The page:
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The Columbia Journal
P.O. Box 2633 MPO,
Vancouver, British Columbia,
Canada V6B 3W8
Phone: 604-266-6552
Fax: 604-267-3342

Web: www.columbiajournal.ca



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Columbia Journal logoVolume Nine, Number Three    May 2004    www.columbiajournal.ca

    Poll Says BC Residents Support Knowledge Network


    CPP News Service

    Privatization of the Knowledge Network does not have the support of British Columbians, according to a survey conducted by Ipsos-Reid for the Friends of Canadian Broadcasting. 

    The survey, conducted earlier in March, found that 69 per cent of respondents opposed selling the Knowledge Network to a private broadcaster.

    “We are hopeful this survey will reach Premier Campbell before the 'sold' sign is hung outside the offices of the Knowledge Network,” said Ian Morrison, spokesperson for Friends of Canadian Broadcasting. “This survey proves that British Columbians believe that privatization of their public broadcaster is simply a bad idea. Privatization of the Knowledge Network is least popular in regions of the province away from Victoria and Vancouver, where access to choice is more restricted and the Network has an even greater impact.”

    The Knowledge Network is currently owned and operated by the Open Learning Agency, a government body that is being wound down. Seven proposals to buy the provincial public broadcaster have been received. 

    Bidders include Learning and Skills Television of Alberta; a partnership of Insight Film and Video and Channel M of Vancouver; Paperny Films of Vancouver, in association with the Jim Pattison Broadcast Group and CBC; and Vision TV of Ontario, Calgary-based A-Channel, which is owned by Craig Media Inc., and a group of B.C. educators headed by Vancouver lawyer Jon Festinger. Evaluation of the bids is reported to have been completed in February.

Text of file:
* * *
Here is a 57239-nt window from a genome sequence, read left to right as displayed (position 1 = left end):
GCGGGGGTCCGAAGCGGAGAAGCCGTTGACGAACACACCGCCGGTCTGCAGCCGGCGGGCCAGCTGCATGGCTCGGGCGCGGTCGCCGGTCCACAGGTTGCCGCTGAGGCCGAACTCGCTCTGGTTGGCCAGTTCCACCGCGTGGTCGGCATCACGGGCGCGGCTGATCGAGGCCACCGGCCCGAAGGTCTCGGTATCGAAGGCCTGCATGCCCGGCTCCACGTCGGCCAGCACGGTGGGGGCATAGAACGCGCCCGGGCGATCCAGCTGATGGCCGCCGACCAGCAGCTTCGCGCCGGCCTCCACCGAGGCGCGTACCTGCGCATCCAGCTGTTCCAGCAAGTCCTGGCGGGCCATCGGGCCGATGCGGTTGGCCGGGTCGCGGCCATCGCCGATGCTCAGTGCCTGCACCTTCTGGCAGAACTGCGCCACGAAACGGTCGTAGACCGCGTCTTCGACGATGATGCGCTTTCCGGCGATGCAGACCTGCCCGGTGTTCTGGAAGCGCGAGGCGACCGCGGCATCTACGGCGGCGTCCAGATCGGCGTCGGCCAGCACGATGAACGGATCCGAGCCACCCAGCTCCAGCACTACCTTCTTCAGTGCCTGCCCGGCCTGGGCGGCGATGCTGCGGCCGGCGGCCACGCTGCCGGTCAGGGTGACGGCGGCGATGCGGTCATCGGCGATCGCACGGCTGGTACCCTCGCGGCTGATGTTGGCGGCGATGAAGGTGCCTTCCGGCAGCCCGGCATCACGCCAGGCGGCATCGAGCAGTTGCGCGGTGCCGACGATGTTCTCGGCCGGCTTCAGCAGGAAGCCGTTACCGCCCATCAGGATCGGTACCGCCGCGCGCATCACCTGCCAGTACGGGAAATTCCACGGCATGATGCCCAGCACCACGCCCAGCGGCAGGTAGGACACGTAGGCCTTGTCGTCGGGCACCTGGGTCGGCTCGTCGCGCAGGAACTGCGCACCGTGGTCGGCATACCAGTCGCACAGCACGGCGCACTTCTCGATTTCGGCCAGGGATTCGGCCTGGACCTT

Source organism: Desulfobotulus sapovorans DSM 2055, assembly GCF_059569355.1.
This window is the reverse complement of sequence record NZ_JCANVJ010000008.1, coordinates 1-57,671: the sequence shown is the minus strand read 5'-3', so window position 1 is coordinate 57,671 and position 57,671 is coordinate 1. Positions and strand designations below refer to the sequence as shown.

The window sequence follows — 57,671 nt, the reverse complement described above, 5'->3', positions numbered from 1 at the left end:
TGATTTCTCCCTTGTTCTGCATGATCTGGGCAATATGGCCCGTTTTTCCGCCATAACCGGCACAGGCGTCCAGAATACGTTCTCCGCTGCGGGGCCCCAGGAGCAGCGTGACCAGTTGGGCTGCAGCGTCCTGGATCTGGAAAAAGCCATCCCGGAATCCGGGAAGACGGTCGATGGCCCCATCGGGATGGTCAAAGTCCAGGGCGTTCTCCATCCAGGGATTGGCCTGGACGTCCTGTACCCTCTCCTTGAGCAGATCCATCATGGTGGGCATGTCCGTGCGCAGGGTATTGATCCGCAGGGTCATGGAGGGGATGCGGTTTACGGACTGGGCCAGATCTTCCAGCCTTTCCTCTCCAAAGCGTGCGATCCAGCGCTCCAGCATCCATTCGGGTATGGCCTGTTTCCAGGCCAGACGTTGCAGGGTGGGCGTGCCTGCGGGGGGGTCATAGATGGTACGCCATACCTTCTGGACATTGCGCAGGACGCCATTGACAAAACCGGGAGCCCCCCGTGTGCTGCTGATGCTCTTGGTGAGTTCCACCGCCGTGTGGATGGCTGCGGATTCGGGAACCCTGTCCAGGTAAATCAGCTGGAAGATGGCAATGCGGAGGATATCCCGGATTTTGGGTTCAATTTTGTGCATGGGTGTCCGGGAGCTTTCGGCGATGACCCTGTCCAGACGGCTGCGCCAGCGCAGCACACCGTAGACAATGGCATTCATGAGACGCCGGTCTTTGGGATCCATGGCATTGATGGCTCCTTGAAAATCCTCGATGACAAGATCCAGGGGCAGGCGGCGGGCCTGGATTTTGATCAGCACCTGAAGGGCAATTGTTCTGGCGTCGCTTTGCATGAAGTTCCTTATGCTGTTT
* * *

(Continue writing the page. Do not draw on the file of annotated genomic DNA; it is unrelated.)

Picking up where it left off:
“Public broadcasters provide valuable services to British Columbians and at a very modest operating cost.  Citizenship, training, education and community programming are all part of the worthy accomplishments that flow from a public broadcaster that is not focused on building audiences simply to attract advertising," said Mr. Morrison.

    Friends commissioned the survey in co-operation with the Victoria-based organization The West Coast Media Society.

    The Ipsos-Reid survey was conducted in March among a representative cross-section of 800 British Columbia adults.  With a sample of this size, the results are considered accurate to within +- 3.5 percentage points, 19 times out of 20, of what they would have been had the entire adult British Columbia population been polled.

    The question posed was, “As you may know, the BC government has been talking about selling various corporations that it currently controls. One of these corporations is the Knowledge Network, British Columbia's educational television network. Would you strongly favour, somewhat favour, somewhat oppose or strongly oppose the provincial government selling the Knowledge Network to a private broadcaster?”

     Morrison says that people who generally identify as being in the more conservative realm of the political spectrum oppose the sale by a two-to-one margin. 

    “The Knowledge Network is making a distinctive and worthwhile contribution to British Columbia and people know this to be true,” he said. “It has a long history and has a special place on the dial for children and adults across the province.  We hope this survey will give Liberal Ministers the ammunition they need to head off this privatization.”

    Friends of Canadian Broadcasting is a Canada-wide voluntary organization supported by 60,000 households whose mission is to defend and enhance Canadian programming in Canada's audio-visual system.

    “We will be sharing this survey news with our supporters in 13,379 households throughout British Columbia, and urging them to join in our efforts to oppose the sale of the Knowledge Network,” said Morrison.





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